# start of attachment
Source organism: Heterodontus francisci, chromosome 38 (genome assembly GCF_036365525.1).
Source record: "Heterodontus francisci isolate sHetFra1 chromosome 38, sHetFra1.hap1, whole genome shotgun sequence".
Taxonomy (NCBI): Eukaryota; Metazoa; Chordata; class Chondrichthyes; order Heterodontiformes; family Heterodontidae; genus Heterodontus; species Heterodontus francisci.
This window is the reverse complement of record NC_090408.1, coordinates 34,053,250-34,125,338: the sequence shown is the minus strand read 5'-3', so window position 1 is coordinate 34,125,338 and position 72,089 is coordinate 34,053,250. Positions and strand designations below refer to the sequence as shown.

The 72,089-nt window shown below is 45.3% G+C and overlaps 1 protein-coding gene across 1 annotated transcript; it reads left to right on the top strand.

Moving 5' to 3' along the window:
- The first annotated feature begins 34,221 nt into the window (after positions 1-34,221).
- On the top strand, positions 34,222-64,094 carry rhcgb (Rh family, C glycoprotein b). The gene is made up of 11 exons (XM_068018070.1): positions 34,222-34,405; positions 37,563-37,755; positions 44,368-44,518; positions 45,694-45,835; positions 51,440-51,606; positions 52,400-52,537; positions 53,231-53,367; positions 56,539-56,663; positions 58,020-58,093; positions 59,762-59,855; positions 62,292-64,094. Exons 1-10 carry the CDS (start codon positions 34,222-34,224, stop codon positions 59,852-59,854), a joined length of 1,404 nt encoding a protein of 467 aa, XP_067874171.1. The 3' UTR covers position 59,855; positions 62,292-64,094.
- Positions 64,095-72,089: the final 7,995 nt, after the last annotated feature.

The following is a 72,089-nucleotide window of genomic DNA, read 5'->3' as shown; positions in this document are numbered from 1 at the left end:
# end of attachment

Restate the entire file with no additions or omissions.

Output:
Source organism: Heterodontus francisci, chromosome 38 (genome assembly GCF_036365525.1).
Source record: "Heterodontus francisci isolate sHetFra1 chromosome 38, sHetFra1.hap1, whole genome shotgun sequence".
Taxonomy (NCBI): Eukaryota; Metazoa; Chordata; class Chondrichthyes; order Heterodontiformes; family Heterodontidae; genus Heterodontus; species Heterodontus francisci.
This window is the reverse complement of record NC_090408.1, coordinates 34,053,250-34,125,338: the sequence shown is the minus strand read 5'-3', so window position 1 is coordinate 34,125,338 and position 72,089 is coordinate 34,053,250. Positions and strand designations below refer to the sequence as shown.

The 72,089-nt window shown below is 45.3% G+C and overlaps 1 protein-coding gene across 1 annotated transcript; it reads left to right on the top strand.

Moving 5' to 3' along the window:
- The first annotated feature begins 34,221 nt into the window (after positions 1-34,221).
- On the top strand, positions 34,222-64,094 carry rhcgb (Rh family, C glycoprotein b). The gene is made up of 11 exons (XM_068018070.1): positions 34,222-34,405; positions 37,563-37,755; positions 44,368-44,518; positions 45,694-45,835; positions 51,440-51,606; positions 52,400-52,537; positions 53,231-53,367; positions 56,539-56,663; positions 58,020-58,093; positions 59,762-59,855; positions 62,292-64,094. Exons 1-10 carry the CDS (start codon positions 34,222-34,224, stop codon positions 59,852-59,854), a joined length of 1,404 nt encoding a protein of 467 aa, XP_067874171.1. The 3' UTR covers position 59,855; positions 62,292-64,094.
- Positions 64,095-72,089: the final 7,995 nt, after the last annotated feature.

The following is a 72,089-nucleotide window of genomic DNA, read 5'->3' as shown; positions in this document are numbered from 1 at the left end: